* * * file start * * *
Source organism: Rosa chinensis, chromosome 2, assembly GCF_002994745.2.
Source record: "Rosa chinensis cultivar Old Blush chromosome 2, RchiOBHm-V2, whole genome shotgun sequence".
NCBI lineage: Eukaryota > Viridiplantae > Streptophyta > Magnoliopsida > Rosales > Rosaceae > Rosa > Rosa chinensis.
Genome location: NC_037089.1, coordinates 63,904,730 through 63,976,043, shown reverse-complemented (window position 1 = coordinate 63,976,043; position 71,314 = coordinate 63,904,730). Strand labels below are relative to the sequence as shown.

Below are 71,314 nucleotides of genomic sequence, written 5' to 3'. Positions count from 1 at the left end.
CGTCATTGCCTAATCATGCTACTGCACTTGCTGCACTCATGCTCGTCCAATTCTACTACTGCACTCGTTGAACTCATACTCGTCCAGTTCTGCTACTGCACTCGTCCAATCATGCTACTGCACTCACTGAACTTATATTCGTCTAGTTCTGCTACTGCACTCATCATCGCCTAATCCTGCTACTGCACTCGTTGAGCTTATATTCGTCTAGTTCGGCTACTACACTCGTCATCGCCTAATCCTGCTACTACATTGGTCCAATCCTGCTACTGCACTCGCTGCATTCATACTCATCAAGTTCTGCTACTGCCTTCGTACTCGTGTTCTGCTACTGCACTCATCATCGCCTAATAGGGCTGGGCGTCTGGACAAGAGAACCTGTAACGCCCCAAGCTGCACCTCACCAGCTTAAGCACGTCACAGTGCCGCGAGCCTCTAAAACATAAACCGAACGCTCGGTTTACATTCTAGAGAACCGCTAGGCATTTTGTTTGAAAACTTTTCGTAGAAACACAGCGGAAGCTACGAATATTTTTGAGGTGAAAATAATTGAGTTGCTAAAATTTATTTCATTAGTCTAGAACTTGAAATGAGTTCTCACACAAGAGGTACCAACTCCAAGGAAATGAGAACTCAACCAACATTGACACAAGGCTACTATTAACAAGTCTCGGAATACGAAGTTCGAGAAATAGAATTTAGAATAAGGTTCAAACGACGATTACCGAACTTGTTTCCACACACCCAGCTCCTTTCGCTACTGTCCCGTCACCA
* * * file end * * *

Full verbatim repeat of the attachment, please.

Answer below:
Source organism: Rosa chinensis, chromosome 2, assembly GCF_002994745.2.
Source record: "Rosa chinensis cultivar Old Blush chromosome 2, RchiOBHm-V2, whole genome shotgun sequence".
NCBI lineage: Eukaryota > Viridiplantae > Streptophyta > Magnoliopsida > Rosales > Rosaceae > Rosa > Rosa chinensis.
Genome location: NC_037089.1, coordinates 63,904,730 through 63,976,043, shown reverse-complemented (window position 1 = coordinate 63,976,043; position 71,314 = coordinate 63,904,730). Strand labels below are relative to the sequence as shown.

Below are 71,314 nucleotides of genomic sequence, written 5' to 3'. Positions count from 1 at the left end.
CGTCATTGCCTAATCATGCTACTGCACTTGCTGCACTCATGCTCGTCCAATTCTACTACTGCACTCGTTGAACTCATACTCGTCCAGTTCTGCTACTGCACTCGTCCAATCATGCTACTGCACTCACTGAACTTATATTCGTCTAGTTCTGCTACTGCACTCATCATCGCCTAATCCTGCTACTGCACTCGTTGAGCTTATATTCGTCTAGTTCGGCTACTACACTCGTCATCGCCTAATCCTGCTACTACATTGGTCCAATCCTGCTACTGCACTCGCTGCATTCATACTCATCAAGTTCTGCTACTGCCTTCGTACTCGTGTTCTGCTACTGCACTCATCATCGCCTAATAGGGCTGGGCGTCTGGACAAGAGAACCTGTAACGCCCCAAGCTGCACCTCACCAGCTTAAGCACGTCACAGTGCCGCGAGCCTCTAAAACATAAACCGAACGCTCGGTTTACATTCTAGAGAACCGCTAGGCATTTTGTTTGAAAACTTTTCGTAGAAACACAGCGGAAGCTACGAATATTTTTGAGGTGAAAATAATTGAGTTGCTAAAATTTATTTCATTAGTCTAGAACTTGAAATGAGTTCTCACACAAGAGGTACCAACTCCAAGGAAATGAGAACTCAACCAACATTGACACAAGGCTACTATTAACAAGTCTCGGAATACGAAGTTCGAGAAATAGAATTTAGAATAAGGTTCAAACGACGATTACCGAACTTGTTTCCACACACCCAGCTCCTTTCGCTACTGTCCCGTCACCA